I’m not really writing about greed. This post isn’t written on the evils of greed. What this post is really about, is that we can be servants of God, and if we aren’t careful, sin can overtake us just as it did in the life of Gehazi. Where did Gehazi go wrong? When did this begin to rise in him? There isn’t really insight into that in the Bible, but we can see his thinking in verse 20 of our text:

2 Kings 5:20
20 But Gehazi, the servant of Elisha the man of God, said, “Look, my master has spared Naaman this Syrian, while not receiving from his hands what he brought; but as the LORD lives, I will run after him and take something from him.”

First of all, Gehazi says, “My master has spared Naaman.” But Elisha didn’t heal Naaman, God did. Elisha recognizes this fact, by not accepting Naaman’s gift. But Gehazi sees it as an opportunity to payment. He sees it as something they should be paid for. “ My master has spared him. Elisha’s done this wonderful work.” “Isn’t that worth something? Naaman thinks it is.” This is where his thinking begins to get murky…”If he’s willing to give, why shouldn’t we accept it?”

What Naaman is offering will make them fabulously wealthy. What Naaman is trying to give them is an enormous sum of money. But that isn’t what Elisha's looking for. He isn’t using his ministry for personal gain. He’s doing the will of God.

Secondly, Gehazi says, “But as the Lord lives…” I swear to God, I’m going to get some of that money. My master spared him and we deserve this money. That’s what he’s saying. It’s like politicians that have sold out the security of their country for money. I preached a sermon once on Congressman “Duke” Cunningham. He thought because of his service he deserved to take money from a defense contractor. This is Gehazi’s way of thinking.

Gehazi probably has never been rich. He’s the servant of the man of God. I’m sure that wasn’t a real lucrative position. He may see this as an opportunity for wealth and perhaps he thinks something like this:

"Here’s an opportunity to be blessed and Elisha turns it down. But I’ve been a good servant, he should have thought about me.” He’s struggled for years, he’s worked hard, he’s done the right thing…and now he’s wondering where’s the blessing of God. He thinks he deserves to be blessed, and he swears by God that he’ll have what’s owed him..

I had dinner a while ago with a man who was selling his home on a short sale. That means they have foreclosed and they will forgive part of the debt. But prior to the foreclosure he bought another house. And then stopped paying for the one he is short selling. Because he could get a nicer house for less money and he thinks he’s better off. A real estate agent in the church suggested this to him. And he used words like, “I’m blessed.” He said he was praying that his son-in-law would be able to find something like that.

This man has been a Christian for years. He really thinks this is the blessing of God for all the work he has done for God over the years. But God can’t honor that, he’s stealing and lying. There is a twist in his thinking that I think is similar to Gehazi’s. I’ve made all this sacrifice for God and he’s going to bless me…I swear to God.

Finally, Gehazi acts on his impulses. This is where he steps into sin. He was tempted before, but now as he takes action that temptation becomes sin. He makes up a story to tell Naaman. Then he lies to Elisha. God can’t honor that sin and the leprosy comes upon Gehazi.

The problem is that we are always tempted. It’s the strategy of Satan to wear down the saints. We see our sinner friends with all kinds of blessing. We see them enjoying things that we don’t have or can’t afford. We’re involved in the work of God shouldn’t we be blessed? The real issue comes in the definition of blessing that you use.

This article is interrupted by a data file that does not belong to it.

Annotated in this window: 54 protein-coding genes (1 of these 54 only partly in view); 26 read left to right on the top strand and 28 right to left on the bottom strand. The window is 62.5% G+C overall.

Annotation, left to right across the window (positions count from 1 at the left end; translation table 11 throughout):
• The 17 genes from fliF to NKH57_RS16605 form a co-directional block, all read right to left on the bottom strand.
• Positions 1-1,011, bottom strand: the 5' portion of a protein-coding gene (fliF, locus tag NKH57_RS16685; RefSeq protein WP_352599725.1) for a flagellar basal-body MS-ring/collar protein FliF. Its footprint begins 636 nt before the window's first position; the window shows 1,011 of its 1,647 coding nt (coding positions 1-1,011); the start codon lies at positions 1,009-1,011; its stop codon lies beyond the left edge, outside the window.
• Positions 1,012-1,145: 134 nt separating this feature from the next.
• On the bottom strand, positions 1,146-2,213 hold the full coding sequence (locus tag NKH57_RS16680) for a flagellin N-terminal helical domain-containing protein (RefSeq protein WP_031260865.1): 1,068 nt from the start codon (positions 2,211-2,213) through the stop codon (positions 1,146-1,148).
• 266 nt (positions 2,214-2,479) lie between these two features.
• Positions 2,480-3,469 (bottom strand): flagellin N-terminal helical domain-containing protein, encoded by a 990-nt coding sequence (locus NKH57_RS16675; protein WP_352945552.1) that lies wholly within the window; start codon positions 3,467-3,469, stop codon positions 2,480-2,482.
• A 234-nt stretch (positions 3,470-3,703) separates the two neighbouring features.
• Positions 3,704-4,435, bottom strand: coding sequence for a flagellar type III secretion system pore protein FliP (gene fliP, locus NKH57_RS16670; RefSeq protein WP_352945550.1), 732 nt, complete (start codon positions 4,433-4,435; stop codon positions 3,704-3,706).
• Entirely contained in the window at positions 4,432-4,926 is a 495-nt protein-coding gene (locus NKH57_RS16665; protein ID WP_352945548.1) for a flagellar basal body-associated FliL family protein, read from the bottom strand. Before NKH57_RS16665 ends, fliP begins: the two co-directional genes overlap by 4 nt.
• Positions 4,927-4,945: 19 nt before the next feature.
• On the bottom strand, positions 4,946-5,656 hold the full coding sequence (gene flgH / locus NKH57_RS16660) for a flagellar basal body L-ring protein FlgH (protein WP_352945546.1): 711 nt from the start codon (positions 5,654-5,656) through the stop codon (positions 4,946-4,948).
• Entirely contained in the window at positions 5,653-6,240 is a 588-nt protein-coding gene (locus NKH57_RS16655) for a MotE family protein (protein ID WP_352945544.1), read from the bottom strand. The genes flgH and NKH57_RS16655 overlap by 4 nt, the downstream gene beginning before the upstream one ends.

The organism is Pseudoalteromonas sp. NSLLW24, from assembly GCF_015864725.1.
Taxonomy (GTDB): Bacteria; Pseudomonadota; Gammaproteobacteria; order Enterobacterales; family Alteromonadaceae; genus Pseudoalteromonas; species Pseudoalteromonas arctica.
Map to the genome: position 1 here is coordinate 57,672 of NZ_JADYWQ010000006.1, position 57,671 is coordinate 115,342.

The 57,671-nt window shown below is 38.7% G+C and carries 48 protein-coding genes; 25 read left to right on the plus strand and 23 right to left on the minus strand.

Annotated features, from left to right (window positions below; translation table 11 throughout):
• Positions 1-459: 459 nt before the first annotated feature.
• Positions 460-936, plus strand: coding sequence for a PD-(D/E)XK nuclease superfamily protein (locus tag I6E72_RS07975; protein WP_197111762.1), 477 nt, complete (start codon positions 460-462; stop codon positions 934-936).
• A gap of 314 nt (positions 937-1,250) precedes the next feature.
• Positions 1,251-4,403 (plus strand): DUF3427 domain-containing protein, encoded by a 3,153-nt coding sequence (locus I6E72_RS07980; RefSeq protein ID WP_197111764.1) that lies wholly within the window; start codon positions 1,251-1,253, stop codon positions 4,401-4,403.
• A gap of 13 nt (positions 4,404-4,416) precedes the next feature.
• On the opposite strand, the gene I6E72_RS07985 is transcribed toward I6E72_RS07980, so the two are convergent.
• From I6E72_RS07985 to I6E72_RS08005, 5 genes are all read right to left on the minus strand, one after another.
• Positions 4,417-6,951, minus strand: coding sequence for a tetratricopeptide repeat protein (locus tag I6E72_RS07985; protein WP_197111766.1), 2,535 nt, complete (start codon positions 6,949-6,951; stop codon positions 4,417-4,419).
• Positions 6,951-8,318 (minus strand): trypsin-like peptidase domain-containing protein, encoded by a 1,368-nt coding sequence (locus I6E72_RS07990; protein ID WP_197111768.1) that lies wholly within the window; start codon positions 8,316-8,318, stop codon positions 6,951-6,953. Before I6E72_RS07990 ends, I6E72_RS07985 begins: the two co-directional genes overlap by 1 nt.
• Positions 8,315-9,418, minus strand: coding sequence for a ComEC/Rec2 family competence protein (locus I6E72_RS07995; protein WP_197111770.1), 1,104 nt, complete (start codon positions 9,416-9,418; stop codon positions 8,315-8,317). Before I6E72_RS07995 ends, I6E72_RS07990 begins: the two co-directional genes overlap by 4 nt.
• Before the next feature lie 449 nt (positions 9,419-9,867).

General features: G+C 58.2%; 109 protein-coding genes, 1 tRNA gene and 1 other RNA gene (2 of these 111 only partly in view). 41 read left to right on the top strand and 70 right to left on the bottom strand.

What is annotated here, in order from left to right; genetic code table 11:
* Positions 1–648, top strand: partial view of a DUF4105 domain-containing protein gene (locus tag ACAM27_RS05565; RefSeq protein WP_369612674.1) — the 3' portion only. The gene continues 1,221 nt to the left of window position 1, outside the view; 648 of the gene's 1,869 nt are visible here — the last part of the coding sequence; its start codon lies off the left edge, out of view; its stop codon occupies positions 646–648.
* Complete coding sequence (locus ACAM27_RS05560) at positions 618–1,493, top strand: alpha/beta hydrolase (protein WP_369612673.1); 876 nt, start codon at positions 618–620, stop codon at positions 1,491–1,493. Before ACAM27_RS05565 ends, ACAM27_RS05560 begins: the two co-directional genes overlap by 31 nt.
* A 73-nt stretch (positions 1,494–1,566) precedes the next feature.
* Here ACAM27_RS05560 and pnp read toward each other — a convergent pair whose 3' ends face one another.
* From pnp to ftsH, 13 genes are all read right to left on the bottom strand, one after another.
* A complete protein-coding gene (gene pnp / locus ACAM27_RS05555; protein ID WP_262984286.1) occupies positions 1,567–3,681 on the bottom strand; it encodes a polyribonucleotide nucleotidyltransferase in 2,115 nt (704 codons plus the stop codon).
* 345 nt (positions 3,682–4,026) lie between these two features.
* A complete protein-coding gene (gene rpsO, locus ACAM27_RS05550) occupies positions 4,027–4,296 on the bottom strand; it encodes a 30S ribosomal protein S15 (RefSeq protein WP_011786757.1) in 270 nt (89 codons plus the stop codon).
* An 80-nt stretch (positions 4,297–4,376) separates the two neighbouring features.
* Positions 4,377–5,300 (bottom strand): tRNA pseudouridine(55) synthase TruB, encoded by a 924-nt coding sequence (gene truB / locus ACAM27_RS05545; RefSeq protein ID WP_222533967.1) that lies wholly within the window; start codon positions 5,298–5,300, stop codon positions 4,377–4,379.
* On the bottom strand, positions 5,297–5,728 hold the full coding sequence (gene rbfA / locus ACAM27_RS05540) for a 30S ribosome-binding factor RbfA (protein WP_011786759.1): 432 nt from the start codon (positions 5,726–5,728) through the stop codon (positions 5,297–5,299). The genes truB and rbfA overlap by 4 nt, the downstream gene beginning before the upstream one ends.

The Real Blessing

The word blessing has several meanings:   According to the Mirriam-Webster Dictionary blessing can be defined, among other things as:

1. To invoke divine care upon
2. To confer happiness upon

The really interesting aspect of the word blessing is found in the root of the word. The word bless comes from the old English word that means blood. So blessing comes from the word blood.

Where is blessing found? It is found in the blood that was shed for us. Our salvation is the blessing of God.

Gehazi gave up his salvation. The leprosy of Naaman came upon his family for generations. So greed may be seen as an inherited curse, passed from fathers to children. It’s a curse that must be actively broken, repented and renounced as a curse.

We need to protect ourselves from every type of sin. We need to remain in right thinking about blessing for one thing. We need to examine our hearts; we need to look at our motivations for the things that we do. Even in struggle there’s blessing…if you have the right definition of blessing. Rejoice not that you have everything you want, rejoice that your name is written in heaven.

I have a friend who isn’t saved. She comes from a fairly wealthy family. But right now she has nothing. She and her husband live in an apartment with the linoleum peeling up in one place. They have to share a two-bedroom apartment with a roommate. All of her furniture is second or third hand. They are not in a great financial position. But she is happy and delighted to be there, because she has a husband who loves her and is devoted to her. She has the right outlook on life.

I know a number of Christians that can learn from her attitude. She is grateful for what she has not bitter about what she doesn’t have. I’ve been reading a blog entitled, “Words of Eternal Life,” by Mike McArthur and he has been listing “Gifts I have noticed this week.” He’s thankful for small things: Blessings in his life. It occurs to me that this is how we should view life. By dwelling on those things we fight off the desire for more.

In the church world I have seen too many people with the same thought process of the man with the foreclosure. I’ve done a lot for God I deserve to be blessed. You need to think that you’ve already received the blessing you’re no longer on the way to hell.